The Cathedral of the Dales – The History of St Michael’s Church, Kirkby Malham
By Louise Bryning
There’s an extra special reason to visit the ‘Cathedral of the Dales’ in Kirkby Malham this summer.
For St Michael’s Church is hosting a special exhibition to mark a century since the death of Walter Morrison whose support helped to save it from ruin.
This Grade 1 listed church, which can trace its history possibly back to the 7th Century, was completely rebuilt in the 15th Century but by the mid-1800s, it was in danger of collapsing. It was discovered that the pillars were standing on sand and rubbish, and the roof timbers were decaying.
So in stepped local MP, businessman, social reformer and philanthropist, Walter Morrison who, by virtue of having inherited the Malham Tarn Estate, was patron of St Michael’s.
In 1879, he paid for more than half of the urgent repairs to the original features insisting that the church’s essential character was retained and not given a Victorian makeover. And that’s why parishioners and visitors can still admire features including the Jacobean high box pews and an unusual Norman font, even though at one point in its life, it had been discarded and used as a pig trough.
St Michael’s also boasts stained glass windows depicting the Northern saints. Of historic interest too is the memorial to John Lambert in the Lady Chapel. Born at Calton Hall, he was a general in the Parliamentary Army of the North during the English Civil War and a major figure during the Commonwealth period.
Acclaimed church architects, Paley and Austen were commissioned to oversee the restoration which took two years to complete. Among their previous projects was St Peter’s RC Cathedral in Lancaster where the firm was based.
Walter Morrison also paid for the renovation and extension of St Michael’s vicarage which was originally built in 1622.
Walter Morrison died in Devon in December 1921 and, as he had requested, his body was transported 300 miles to Kirkby Malham for his funeral, which was attended by hundreds of people.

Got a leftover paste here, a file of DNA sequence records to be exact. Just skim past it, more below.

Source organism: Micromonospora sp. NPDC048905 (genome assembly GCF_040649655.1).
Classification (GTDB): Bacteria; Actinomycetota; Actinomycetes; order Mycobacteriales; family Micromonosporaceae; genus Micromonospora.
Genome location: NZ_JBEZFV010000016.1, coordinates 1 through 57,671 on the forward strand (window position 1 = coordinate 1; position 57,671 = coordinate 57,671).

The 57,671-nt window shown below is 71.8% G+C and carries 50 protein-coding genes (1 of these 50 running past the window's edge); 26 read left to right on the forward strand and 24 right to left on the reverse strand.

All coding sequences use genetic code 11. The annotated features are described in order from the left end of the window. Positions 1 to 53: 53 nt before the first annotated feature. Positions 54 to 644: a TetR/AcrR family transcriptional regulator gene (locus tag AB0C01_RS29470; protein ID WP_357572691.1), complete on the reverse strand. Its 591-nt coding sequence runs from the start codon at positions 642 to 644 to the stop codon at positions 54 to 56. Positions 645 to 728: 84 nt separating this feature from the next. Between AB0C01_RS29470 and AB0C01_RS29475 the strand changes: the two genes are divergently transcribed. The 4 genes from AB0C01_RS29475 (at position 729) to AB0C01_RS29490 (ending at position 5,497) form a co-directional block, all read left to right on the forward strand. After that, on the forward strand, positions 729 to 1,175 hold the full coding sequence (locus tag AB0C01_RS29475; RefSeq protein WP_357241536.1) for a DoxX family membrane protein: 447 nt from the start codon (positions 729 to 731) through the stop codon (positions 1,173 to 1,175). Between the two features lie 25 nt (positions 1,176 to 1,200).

He is remembered inside the church with a memorial pew and panelling in the Sanctuary. He is buried in the churchyard under a simple headstone.
Just recently, St Michael’s has seen more improvements thanks to support from the Heritage Lottery Fund, grants from the Headley Trust and North Craven Heritage Trust and the generosity of local people and visitors.
Radiators, initially installed 112 years ago, have been replaced and more added so that for the first time in living memory, the church is warm for winter use and new energy efficient LED lights mean the building is now beautifully lit.
An ancient priest’s door, originally in the Lady Chapel, is now displayed in the doorway known as the Devil’s Door as it was always left open during baptisms to let the Holy Spirit drive out any evil spirits. A beautiful new door has been made to replace it.
The church can be seen in its full glory when it hosts the exhibition on July 3, August 14-15 and September 18-19.
St Michael’s is one of five historic buildings in Craven which is holding exhibitions as part of the Walter Morrison Festival. The others take place at Giggleswick School Chapel, Malham Chapel, Kirkby Malham Parish Hall and Skipton Library.
From October 8-December 23, all exhibitions come together at The Folly in Settle.
The Walter Morrison Festival has been organised by the Museum of North Craven Life at The Folly, Malhamdale Local History Group, Kirkby Malham Parish Church, Kirkby Malham Parish Hall, Craven Museum, Malham Chapel, Giggleswick School, North Yorkshire County Council Policy, Partnerships and Communities (Libraries and Record Office), and Kirkby Malham School.
The Festival, funded by Arts Council England, the Coulthurst Trust and the Craven Trust also includes talks, a schools programme and new walking route.
For more information, visit: thefolly.org.uk